When Israel came out of Egypt,
Jacob from a people of foreign tongue,
Judah became God’s sanctuary,
Israel his dominion.
The sea looked and fled,
the Jordan turned back;
the mountains leaped like rams,
the hills like lambs.
Why was it, sea, that you fled?
Why, Jordan, did you turn back?
Why, mountains, did you leap like rams,
you hills, like lambs?
Tremble, earth, at the presence of the Lord,New International Version
at the presence of the God of Jacob,
who turned the rock into a pool,
the hard rock into springs of water.
God’s promises to Moses and Abraham’s enslaved descendants were fulfilled as Joshua and the Israelites entered the Promised Land. This psalmist describes the rivers and seas, representing evil, as fleeing from God’s people, and this imagery was inspired by the parting of the Jordan River in Joshua chapter 4 so the Israelites could cross over. The psalmist also describes the hills and mountains, representing good, as dancing for joy. It’s like the old saying, everyone loves a happy ending!
But the psalmist kept a “zinger” for the last verse of this psalm. The true message of this psalm is that God brings blessings in the wilderness. The Promised Land became home to the Israelites only because God had been nurturing them and preparing them tirelessly in the wilderness. Without God providing sustaining water to the people in the desert, they would have quickly died. Without the Israelites learning to depend on God, worship God, and listen to God, they could not have followed God into the Promised Land. The amazing miracle of their new homeland only came after daily faithful blessings from God that continued for decades.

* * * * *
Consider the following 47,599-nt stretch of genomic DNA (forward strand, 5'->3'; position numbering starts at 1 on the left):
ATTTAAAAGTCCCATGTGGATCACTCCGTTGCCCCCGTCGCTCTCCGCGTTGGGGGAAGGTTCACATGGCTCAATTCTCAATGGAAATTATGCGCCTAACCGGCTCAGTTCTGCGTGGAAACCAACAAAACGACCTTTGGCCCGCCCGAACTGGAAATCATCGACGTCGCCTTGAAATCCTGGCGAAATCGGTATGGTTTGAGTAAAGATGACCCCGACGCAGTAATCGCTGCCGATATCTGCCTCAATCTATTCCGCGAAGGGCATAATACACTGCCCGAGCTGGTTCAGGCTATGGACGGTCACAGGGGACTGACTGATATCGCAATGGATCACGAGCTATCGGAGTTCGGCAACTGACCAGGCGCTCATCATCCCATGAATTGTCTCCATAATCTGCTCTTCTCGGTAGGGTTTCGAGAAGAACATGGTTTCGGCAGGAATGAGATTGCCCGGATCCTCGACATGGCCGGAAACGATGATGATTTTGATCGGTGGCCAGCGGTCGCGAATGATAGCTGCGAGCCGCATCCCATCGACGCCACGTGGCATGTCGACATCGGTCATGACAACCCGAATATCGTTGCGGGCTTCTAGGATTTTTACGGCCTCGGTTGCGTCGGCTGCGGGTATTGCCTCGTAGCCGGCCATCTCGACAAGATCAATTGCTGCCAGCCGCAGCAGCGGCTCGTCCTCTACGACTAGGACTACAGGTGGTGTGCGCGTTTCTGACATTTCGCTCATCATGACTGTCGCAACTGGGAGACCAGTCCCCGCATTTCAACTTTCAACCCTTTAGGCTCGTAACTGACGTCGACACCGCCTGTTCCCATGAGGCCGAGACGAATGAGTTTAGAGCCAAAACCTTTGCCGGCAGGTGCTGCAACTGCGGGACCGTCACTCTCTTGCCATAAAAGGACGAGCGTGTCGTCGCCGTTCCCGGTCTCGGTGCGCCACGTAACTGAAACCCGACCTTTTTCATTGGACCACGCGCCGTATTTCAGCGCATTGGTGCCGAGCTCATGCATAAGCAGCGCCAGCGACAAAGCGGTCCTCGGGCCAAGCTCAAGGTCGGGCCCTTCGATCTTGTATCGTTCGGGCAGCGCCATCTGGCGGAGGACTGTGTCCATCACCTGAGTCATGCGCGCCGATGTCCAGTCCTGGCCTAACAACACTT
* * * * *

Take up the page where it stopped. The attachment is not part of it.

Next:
The wilderness isn’t a gap in the timeline between fleeing from the Egyptians and entering into the Promised Land. The wilderness is essential to the miracle.
I feel like I’m in a wilderness right now in my Christian Walk. I stepped away a few months ago from several areas of service I had been doing for years, and this left a hole in my life. I re-started this blog for the disciplines of studying, praying, and writing as I wait to see what God has for me next. This is not fun. I miss what I’ve given up. I don’t know what will come next, and, worse for me, I don’t know when that “next” will come. Those are the reasons we call times like this a “wilderness.”
But when I (temporarily) stop feeling sorry for myself, I can see how God is still blessing me and nurturing me. When I (temporarily) stop trying to figure out what comes next and how I can speed the process up, I know that God is faithful, and that God’s timing is always perfect. I know this is true because the Bible is packed with stories of God’s faithfulness, and because I can point to other times in my life where God worked the pieces of my life in wonderful ways.
There are blessings in the wilderness. Like with the Israelites, there are blessings that sustain us, that prepare us, and that lead us to new blessings. Our responsibility — and our joy — is to see, to experience, and to offer our thanks for these blessings!
Scripture passages from the Holy Bible, New International Version®, NIV® Copyright ©1973, 1978, 1984, 2011 by Biblica, Inc.® Used by permission. All rights reserved worldwide.